Mobile gaming takes over the world

Four out of five users -- 200 million people -- will be playing games on their mobiles by 2005

Mobile games promise to provide the next Internet gold mine for entrepreneurs, according to dramatic new research released by Datamonitor Tuesday.

Datamonitor released its Wireless Gaming research at London's ECTS show and concluded that the wireless games industry in Europe and the US will grow from nothing now to a staggering $6bn in 2005. The report says wireless will be the single most important driving force behind next generation mobile devices. This translates to 200 million mobile game players by 2005 or 4 out of every 5 mobile users.

The same research indicates that Western Europe will lead the US in this revolution.

Many games companies could be fooled into overlooking this potential because of the disappointment of WAP. Datamonitor warns that they ignore this potential at their peril. "This is a big opportunity for anyone in the content industry," says co-author of the report and Datamonitor consultant, Stephen Adshead.

"Games represent one of the few contents that have mass market appeal. The games companies are starting to realise this but there's also the chance for start-up developers."

Mobile phone companies including BT Cellnet and Germany's T-Mobile have already launched GPRS (General Packet Radio Service) services - set to replace GSM - which offer data connections up to 115kb/s compared to GSM's 9.6kb/s. GPRS also offers always-on connectivity, greatly altering the types of content that can be received by mobile devices. UMTS (Universal Mobile Telecommunications System), which replace GPRS roughly by 2002, will offer even more bandwidth, reaching 2MB/s.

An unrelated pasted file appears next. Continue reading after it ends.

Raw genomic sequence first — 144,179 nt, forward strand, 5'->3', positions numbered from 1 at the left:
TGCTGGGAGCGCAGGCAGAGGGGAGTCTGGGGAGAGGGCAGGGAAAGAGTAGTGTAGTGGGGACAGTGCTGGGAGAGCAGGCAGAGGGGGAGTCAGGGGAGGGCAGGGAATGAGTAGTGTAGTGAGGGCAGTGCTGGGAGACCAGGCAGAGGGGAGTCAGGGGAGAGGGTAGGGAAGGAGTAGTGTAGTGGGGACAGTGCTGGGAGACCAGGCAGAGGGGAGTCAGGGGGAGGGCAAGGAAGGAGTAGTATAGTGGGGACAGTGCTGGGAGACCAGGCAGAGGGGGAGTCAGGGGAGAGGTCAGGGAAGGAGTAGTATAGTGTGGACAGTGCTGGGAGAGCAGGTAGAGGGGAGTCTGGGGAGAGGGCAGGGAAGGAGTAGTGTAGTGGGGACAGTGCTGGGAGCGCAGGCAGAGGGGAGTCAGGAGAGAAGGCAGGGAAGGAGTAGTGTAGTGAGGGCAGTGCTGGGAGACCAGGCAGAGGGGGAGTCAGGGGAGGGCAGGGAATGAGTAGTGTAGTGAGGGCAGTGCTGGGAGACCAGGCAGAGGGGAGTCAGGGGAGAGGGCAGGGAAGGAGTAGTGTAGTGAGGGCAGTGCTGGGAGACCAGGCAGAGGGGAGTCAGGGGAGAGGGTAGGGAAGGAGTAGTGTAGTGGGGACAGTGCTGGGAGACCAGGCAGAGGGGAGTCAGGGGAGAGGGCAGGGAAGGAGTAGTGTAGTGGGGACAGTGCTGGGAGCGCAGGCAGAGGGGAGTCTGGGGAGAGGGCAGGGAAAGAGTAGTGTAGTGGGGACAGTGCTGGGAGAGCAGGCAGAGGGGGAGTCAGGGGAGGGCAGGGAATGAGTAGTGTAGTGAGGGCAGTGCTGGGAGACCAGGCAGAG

The study does not indicate how mobile gaming will feed off the increased bandwidth offered by next generation technology. It does however, illustrate that, while games will drive the adoption of next generation mobile devices, increased use of such devices will have a positive impact on the rest of the games market.

"People have asked 'does this mean the death of the console?'" says Adshead. "That's absolute rubbish, it will be complimentary. It's certainly not going to impact upon sales. You could use your mobile to check up on the latest developments with a game, for example."

Datamonitor's figures show that while the US leads the games industry today, Europe will see more opportunity in the field of mobile games. Datamonitor estimates that the market will be shared 60/40 in Europe's favour. According to Adshead, this is due to conflicting US standards along with a lack of flexibility in pricing structures.

The study does not, however, include consideration of the Japanese mobile market, which is arguably more advanced than that of Western Europe and where DoCoMo's iMode Internet phone standard is already offering games more advanced than those seen on WAP.

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